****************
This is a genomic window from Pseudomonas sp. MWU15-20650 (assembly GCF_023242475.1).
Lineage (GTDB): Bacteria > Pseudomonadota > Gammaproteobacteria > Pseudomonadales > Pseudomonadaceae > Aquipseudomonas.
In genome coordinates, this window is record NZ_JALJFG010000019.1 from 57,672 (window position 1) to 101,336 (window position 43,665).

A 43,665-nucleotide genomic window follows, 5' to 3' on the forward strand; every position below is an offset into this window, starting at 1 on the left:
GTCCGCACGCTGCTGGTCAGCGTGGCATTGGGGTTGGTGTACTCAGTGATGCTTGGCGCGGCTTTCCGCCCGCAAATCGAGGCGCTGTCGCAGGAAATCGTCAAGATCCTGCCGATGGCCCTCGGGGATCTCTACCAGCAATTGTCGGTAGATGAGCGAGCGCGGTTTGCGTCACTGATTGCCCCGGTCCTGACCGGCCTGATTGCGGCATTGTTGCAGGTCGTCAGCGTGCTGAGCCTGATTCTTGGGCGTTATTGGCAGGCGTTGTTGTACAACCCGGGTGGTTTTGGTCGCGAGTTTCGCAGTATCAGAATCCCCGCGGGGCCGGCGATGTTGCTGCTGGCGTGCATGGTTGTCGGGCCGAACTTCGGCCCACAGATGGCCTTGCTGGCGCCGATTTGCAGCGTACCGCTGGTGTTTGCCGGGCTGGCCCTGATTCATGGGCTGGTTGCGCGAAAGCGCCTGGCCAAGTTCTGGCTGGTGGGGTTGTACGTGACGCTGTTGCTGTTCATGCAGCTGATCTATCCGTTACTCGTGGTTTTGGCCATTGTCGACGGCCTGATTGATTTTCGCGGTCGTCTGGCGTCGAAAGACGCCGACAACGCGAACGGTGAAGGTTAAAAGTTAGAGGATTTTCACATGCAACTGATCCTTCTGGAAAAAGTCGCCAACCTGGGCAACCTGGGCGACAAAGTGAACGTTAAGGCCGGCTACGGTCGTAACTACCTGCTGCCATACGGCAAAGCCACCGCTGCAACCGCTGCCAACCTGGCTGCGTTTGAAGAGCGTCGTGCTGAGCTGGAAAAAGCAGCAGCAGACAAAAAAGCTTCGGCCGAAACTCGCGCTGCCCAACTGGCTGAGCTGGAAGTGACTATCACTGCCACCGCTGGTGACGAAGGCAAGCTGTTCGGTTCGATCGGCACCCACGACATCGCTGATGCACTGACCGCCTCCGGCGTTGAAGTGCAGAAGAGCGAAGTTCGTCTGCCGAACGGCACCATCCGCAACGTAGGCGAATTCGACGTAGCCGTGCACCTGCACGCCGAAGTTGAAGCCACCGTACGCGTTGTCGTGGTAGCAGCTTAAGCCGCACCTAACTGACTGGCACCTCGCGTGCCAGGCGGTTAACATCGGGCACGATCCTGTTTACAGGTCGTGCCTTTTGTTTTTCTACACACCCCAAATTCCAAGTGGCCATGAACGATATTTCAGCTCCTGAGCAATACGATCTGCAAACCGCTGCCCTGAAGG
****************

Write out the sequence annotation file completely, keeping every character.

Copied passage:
This is a genomic window from Pseudomonas sp. MWU15-20650 (assembly GCF_023242475.1).
Lineage (GTDB): Bacteria > Pseudomonadota > Gammaproteobacteria > Pseudomonadales > Pseudomonadaceae > Aquipseudomonas.
In genome coordinates, this window is record NZ_JALJFG010000019.1 from 57,672 (window position 1) to 101,336 (window position 43,665).

A 43,665-nucleotide genomic window follows, 5' to 3' on the forward strand; every position below is an offset into this window, starting at 1 on the left:
GTCCGCACGCTGCTGGTCAGCGTGGCATTGGGGTTGGTGTACTCAGTGATGCTTGGCGCGGCTTTCCGCCCGCAAATCGAGGCGCTGTCGCAGGAAATCGTCAAGATCCTGCCGATGGCCCTCGGGGATCTCTACCAGCAATTGTCGGTAGATGAGCGAGCGCGGTTTGCGTCACTGATTGCCCCGGTCCTGACCGGCCTGATTGCGGCATTGTTGCAGGTCGTCAGCGTGCTGAGCCTGATTCTTGGGCGTTATTGGCAGGCGTTGTTGTACAACCCGGGTGGTTTTGGTCGCGAGTTTCGCAGTATCAGAATCCCCGCGGGGCCGGCGATGTTGCTGCTGGCGTGCATGGTTGTCGGGCCGAACTTCGGCCCACAGATGGCCTTGCTGGCGCCGATTTGCAGCGTACCGCTGGTGTTTGCCGGGCTGGCCCTGATTCATGGGCTGGTTGCGCGAAAGCGCCTGGCCAAGTTCTGGCTGGTGGGGTTGTACGTGACGCTGTTGCTGTTCATGCAGCTGATCTATCCGTTACTCGTGGTTTTGGCCATTGTCGACGGCCTGATTGATTTTCGCGGTCGTCTGGCGTCGAAAGACGCCGACAACGCGAACGGTGAAGGTTAAAAGTTAGAGGATTTTCACATGCAACTGATCCTTCTGGAAAAAGTCGCCAACCTGGGCAACCTGGGCGACAAAGTGAACGTTAAGGCCGGCTACGGTCGTAACTACCTGCTGCCATACGGCAAAGCCACCGCTGCAACCGCTGCCAACCTGGCTGCGTTTGAAGAGCGTCGTGCTGAGCTGGAAAAAGCAGCAGCAGACAAAAAAGCTTCGGCCGAAACTCGCGCTGCCCAACTGGCTGAGCTGGAAGTGACTATCACTGCCACCGCTGGTGACGAAGGCAAGCTGTTCGGTTCGATCGGCACCCACGACATCGCTGATGCACTGACCGCCTCCGGCGTTGAAGTGCAGAAGAGCGAAGTTCGTCTGCCGAACGGCACCATCCGCAACGTAGGCGAATTCGACGTAGCCGTGCACCTGCACGCCGAAGTTGAAGCCACCGTACGCGTTGTCGTGGTAGCAGCTTAAGCCGCACCTAACTGACTGGCACCTCGCGTGCCAGGCGGTTAACATCGGGCACGATCCTGTTTACAGGTCGTGCCTTTTGTTTTTCTACACACCCCAAATTCCAAGTGGCCATGAACGATATTTCAGCTCCTGAGCAATACGATCTGCAAACCGCTGCCCTGAAGG